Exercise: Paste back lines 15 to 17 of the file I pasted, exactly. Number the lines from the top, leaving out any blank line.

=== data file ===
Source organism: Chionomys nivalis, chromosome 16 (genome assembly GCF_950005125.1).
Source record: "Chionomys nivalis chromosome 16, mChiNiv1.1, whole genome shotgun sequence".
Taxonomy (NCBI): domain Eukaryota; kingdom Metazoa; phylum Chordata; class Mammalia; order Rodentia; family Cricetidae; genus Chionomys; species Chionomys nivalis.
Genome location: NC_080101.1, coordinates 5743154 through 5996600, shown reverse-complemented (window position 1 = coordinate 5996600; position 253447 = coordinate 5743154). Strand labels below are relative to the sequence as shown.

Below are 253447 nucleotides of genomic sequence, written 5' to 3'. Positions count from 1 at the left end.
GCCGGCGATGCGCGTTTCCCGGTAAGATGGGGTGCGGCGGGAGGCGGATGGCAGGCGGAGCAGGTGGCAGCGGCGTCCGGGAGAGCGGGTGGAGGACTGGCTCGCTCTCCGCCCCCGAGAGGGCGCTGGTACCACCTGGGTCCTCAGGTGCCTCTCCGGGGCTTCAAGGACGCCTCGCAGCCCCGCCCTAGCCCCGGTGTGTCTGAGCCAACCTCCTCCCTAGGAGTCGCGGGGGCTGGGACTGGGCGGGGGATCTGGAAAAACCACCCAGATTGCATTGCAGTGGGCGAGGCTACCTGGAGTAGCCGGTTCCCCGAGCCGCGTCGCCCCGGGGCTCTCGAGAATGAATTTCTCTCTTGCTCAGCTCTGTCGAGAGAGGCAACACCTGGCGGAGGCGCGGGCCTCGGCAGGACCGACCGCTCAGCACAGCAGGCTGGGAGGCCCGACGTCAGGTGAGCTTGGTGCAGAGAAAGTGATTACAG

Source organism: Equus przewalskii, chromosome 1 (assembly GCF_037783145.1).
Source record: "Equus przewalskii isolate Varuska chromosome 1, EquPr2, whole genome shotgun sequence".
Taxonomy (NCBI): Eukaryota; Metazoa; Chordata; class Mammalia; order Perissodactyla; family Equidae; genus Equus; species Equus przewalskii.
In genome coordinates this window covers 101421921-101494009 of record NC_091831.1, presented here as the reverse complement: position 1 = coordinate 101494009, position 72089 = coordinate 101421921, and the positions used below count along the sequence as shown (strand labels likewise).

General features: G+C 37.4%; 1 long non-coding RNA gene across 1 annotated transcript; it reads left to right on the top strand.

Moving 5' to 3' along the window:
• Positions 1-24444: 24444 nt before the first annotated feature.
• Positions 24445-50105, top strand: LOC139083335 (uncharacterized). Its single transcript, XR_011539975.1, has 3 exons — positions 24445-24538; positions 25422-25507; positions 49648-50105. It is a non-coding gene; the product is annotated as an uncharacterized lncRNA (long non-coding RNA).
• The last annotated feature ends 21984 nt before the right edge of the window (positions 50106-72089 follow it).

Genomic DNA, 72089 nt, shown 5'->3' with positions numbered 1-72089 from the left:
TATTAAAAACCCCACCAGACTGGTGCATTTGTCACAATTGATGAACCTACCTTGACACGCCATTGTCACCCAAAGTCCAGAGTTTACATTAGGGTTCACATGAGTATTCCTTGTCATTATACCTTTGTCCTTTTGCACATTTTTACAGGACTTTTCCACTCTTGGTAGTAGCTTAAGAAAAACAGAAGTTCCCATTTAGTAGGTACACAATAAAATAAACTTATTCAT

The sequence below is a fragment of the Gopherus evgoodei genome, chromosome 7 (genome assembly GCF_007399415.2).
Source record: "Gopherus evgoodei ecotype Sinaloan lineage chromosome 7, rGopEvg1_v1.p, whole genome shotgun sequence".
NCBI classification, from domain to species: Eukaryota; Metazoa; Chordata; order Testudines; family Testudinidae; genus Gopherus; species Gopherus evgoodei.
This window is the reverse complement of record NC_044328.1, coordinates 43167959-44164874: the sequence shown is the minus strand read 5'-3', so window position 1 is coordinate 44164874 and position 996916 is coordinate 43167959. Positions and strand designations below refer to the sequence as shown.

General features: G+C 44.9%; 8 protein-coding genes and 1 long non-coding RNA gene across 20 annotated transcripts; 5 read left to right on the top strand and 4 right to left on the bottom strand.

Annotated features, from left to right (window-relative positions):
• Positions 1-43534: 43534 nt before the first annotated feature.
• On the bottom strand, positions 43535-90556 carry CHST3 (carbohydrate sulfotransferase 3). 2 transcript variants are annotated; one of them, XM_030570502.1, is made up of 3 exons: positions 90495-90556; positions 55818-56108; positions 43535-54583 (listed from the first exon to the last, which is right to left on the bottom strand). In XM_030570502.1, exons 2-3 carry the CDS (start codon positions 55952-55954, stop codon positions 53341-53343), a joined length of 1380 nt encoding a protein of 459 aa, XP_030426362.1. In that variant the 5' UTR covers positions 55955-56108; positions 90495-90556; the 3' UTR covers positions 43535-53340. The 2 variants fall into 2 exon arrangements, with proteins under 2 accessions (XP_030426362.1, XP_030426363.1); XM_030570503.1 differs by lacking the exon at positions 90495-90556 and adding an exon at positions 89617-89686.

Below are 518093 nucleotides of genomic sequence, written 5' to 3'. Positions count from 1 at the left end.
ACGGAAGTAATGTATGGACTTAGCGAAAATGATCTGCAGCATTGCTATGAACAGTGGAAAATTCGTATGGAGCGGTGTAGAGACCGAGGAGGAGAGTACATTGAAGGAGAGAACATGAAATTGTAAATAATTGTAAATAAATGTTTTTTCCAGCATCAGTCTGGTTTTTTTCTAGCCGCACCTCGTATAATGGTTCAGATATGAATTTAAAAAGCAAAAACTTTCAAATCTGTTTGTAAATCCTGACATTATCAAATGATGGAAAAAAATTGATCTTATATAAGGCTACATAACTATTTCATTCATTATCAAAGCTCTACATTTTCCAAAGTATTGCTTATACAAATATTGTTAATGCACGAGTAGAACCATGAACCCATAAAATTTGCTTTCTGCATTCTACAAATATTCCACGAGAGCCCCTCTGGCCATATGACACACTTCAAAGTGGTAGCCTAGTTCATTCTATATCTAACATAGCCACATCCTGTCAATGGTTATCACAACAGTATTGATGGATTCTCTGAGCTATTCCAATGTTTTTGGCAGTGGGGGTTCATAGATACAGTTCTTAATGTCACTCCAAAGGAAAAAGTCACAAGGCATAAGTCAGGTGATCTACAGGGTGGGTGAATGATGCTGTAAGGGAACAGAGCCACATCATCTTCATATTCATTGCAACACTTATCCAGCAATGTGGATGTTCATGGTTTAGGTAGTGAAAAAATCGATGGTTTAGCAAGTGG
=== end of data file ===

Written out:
• The last annotated feature ends 21984 nt before the right edge of the window (positions 50106-72089 follow it).

Genomic DNA, 72089 nt, shown 5'->3' with positions numbered 1-72089 from the left:
TATTAAAAACCCCACCAGACTGGTGCATTTGTCACAATTGATGAACCTACCTTGACACGCCATTGTCACCCAAAGTCCAGAGTTTACATTAGGGTTCACATGAGTATTCCTTGTCATTATACCTTTGTCCTTTTGCACATTTTTACAGGACTTTTCCACTCTTGGTAGTAGCTTAAGAAAAACAGAAGTTCCCATTTAGTAGGTACACAATAAAATAAACTTATTCAT